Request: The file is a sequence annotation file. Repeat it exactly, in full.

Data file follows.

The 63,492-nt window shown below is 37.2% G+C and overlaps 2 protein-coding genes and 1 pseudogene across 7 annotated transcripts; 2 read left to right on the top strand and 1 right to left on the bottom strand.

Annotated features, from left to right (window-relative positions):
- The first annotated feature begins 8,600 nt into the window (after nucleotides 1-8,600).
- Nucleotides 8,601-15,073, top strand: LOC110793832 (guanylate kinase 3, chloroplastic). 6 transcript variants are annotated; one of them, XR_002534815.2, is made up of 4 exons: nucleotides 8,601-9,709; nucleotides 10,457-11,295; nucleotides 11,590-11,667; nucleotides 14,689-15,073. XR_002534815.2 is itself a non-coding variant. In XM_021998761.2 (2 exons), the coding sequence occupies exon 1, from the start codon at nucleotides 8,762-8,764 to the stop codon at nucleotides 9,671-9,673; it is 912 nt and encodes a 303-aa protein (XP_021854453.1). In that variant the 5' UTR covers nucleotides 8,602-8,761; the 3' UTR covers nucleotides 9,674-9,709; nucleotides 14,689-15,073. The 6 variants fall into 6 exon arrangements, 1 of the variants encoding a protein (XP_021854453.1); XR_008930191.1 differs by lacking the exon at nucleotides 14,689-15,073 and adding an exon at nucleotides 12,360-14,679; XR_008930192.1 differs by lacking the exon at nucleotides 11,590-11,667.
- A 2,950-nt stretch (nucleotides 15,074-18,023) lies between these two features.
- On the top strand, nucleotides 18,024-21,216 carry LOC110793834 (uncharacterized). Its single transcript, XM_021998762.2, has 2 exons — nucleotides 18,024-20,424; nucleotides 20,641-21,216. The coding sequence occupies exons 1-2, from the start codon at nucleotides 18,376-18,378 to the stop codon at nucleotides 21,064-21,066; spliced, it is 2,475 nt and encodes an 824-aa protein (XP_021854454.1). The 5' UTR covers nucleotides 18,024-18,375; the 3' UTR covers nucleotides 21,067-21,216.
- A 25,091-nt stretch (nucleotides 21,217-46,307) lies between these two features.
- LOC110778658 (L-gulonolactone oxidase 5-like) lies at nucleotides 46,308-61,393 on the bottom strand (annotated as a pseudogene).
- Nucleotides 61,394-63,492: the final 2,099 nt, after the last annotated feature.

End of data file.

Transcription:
The 63,492-nt window shown below is 37.2% G+C and overlaps 2 protein-coding genes and 1 pseudogene across 7 annotated transcripts; 2 read left to right on the top strand and 1 right to left on the bottom strand.

Annotated features, from left to right (window-relative positions):
- The first annotated feature begins 8,600 nt into the window (after nucleotides 1-8,600).
- Nucleotides 8,601-15,073, top strand: LOC110793832 (guanylate kinase 3, chloroplastic). 6 transcript variants are annotated; one of them, XR_002534815.2, is made up of 4 exons: nucleotides 8,601-9,709; nucleotides 10,457-11,295; nucleotides 11,590-11,667; nucleotides 14,689-15,073. XR_002534815.2 is itself a non-coding variant. In XM_021998761.2 (2 exons), the coding sequence occupies exon 1, from the start codon at nucleotides 8,762-8,764 to the stop codon at nucleotides 9,671-9,673; it is 912 nt and encodes a 303-aa protein (XP_021854453.1). In that variant the 5' UTR covers nucleotides 8,602-8,761; the 3' UTR covers nucleotides 9,674-9,709; nucleotides 14,689-15,073. The 6 variants fall into 6 exon arrangements, 1 of the variants encoding a protein (XP_021854453.1); XR_008930191.1 differs by lacking the exon at nucleotides 14,689-15,073 and adding an exon at nucleotides 12,360-14,679; XR_008930192.1 differs by lacking the exon at nucleotides 11,590-11,667.
- A 2,950-nt stretch (nucleotides 15,074-18,023) lies between these two features.
- On the top strand, nucleotides 18,024-21,216 carry LOC110793834 (uncharacterized). Its single transcript, XM_021998762.2, has 2 exons — nucleotides 18,024-20,424; nucleotides 20,641-21,216. The coding sequence occupies exons 1-2, from the start codon at nucleotides 18,376-18,378 to the stop codon at nucleotides 21,064-21,066; spliced, it is 2,475 nt and encodes an 824-aa protein (XP_021854454.1). The 5' UTR covers nucleotides 18,024-18,375; the 3' UTR covers nucleotides 21,067-21,216.
- A 25,091-nt stretch (nucleotides 21,217-46,307) lies between these two features.
- LOC110778658 (L-gulonolactone oxidase 5-like) lies at nucleotides 46,308-61,393 on the bottom strand (annotated as a pseudogene).
- Nucleotides 61,394-63,492: the final 2,099 nt, after the last annotated feature.